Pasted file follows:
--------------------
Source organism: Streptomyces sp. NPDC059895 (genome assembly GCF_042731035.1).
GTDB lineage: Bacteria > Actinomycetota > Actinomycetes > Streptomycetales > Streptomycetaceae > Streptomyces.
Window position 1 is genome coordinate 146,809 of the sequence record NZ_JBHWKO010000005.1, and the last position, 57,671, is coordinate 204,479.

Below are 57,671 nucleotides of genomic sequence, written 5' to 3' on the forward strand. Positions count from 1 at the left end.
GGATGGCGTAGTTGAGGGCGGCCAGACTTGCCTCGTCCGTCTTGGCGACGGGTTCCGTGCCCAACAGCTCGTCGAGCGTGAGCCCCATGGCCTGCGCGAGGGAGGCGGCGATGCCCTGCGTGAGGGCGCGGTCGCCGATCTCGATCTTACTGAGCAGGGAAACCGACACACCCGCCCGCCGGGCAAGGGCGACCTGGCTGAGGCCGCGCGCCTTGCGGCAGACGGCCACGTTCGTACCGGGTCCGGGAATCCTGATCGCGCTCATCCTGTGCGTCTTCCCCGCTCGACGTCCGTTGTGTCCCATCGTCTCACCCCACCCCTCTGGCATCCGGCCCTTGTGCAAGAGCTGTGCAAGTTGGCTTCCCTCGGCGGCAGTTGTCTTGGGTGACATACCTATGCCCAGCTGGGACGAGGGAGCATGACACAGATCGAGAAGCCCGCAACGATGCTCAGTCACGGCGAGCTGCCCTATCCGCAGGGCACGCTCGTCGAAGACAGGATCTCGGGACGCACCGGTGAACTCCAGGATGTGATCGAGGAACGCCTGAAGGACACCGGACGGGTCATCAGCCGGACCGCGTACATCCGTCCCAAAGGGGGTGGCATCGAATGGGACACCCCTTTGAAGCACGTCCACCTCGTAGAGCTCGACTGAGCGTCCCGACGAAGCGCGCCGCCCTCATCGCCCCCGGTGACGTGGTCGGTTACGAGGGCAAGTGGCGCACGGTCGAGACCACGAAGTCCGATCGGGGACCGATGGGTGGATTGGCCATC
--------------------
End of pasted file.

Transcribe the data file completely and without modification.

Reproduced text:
Source organism: Streptomyces sp. NPDC059895 (genome assembly GCF_042731035.1).
GTDB lineage: Bacteria > Actinomycetota > Actinomycetes > Streptomycetales > Streptomycetaceae > Streptomyces.
Window position 1 is genome coordinate 146,809 of the sequence record NZ_JBHWKO010000005.1, and the last position, 57,671, is coordinate 204,479.

Below are 57,671 nucleotides of genomic sequence, written 5' to 3' on the forward strand. Positions count from 1 at the left end.
GGATGGCGTAGTTGAGGGCGGCCAGACTTGCCTCGTCCGTCTTGGCGACGGGTTCCGTGCCCAACAGCTCGTCGAGCGTGAGCCCCATGGCCTGCGCGAGGGAGGCGGCGATGCCCTGCGTGAGGGCGCGGTCGCCGATCTCGATCTTACTGAGCAGGGAAACCGACACACCCGCCCGCCGGGCAAGGGCGACCTGGCTGAGGCCGCGCGCCTTGCGGCAGACGGCCACGTTCGTACCGGGTCCGGGAATCCTGATCGCGCTCATCCTGTGCGTCTTCCCCGCTCGACGTCCGTTGTGTCCCATCGTCTCACCCCACCCCTCTGGCATCCGGCCCTTGTGCAAGAGCTGTGCAAGTTGGCTTCCCTCGGCGGCAGTTGTCTTGGGTGACATACCTATGCCCAGCTGGGACGAGGGAGCATGACACAGATCGAGAAGCCCGCAACGATGCTCAGTCACGGCGAGCTGCCCTATCCGCAGGGCACGCTCGTCGAAGACAGGATCTCGGGACGCACCGGTGAACTCCAGGATGTGATCGAGGAACGCCTGAAGGACACCGGACGGGTCATCAGCCGGACCGCGTACATCCGTCCCAAAGGGGGTGGCATCGAATGGGACACCCCTTTGAAGCACGTCCACCTCGTAGAGCTCGACTGAGCGTCCCGACGAAGCGCGCCGCCCTCATCGCCCCCGGTGACGTGGTCGGTTACGAGGGCAAGTGGCGCACGGTCGAGACCACGAAGTCCGATCGGGGACCGATGGGTGGATTGGCCATC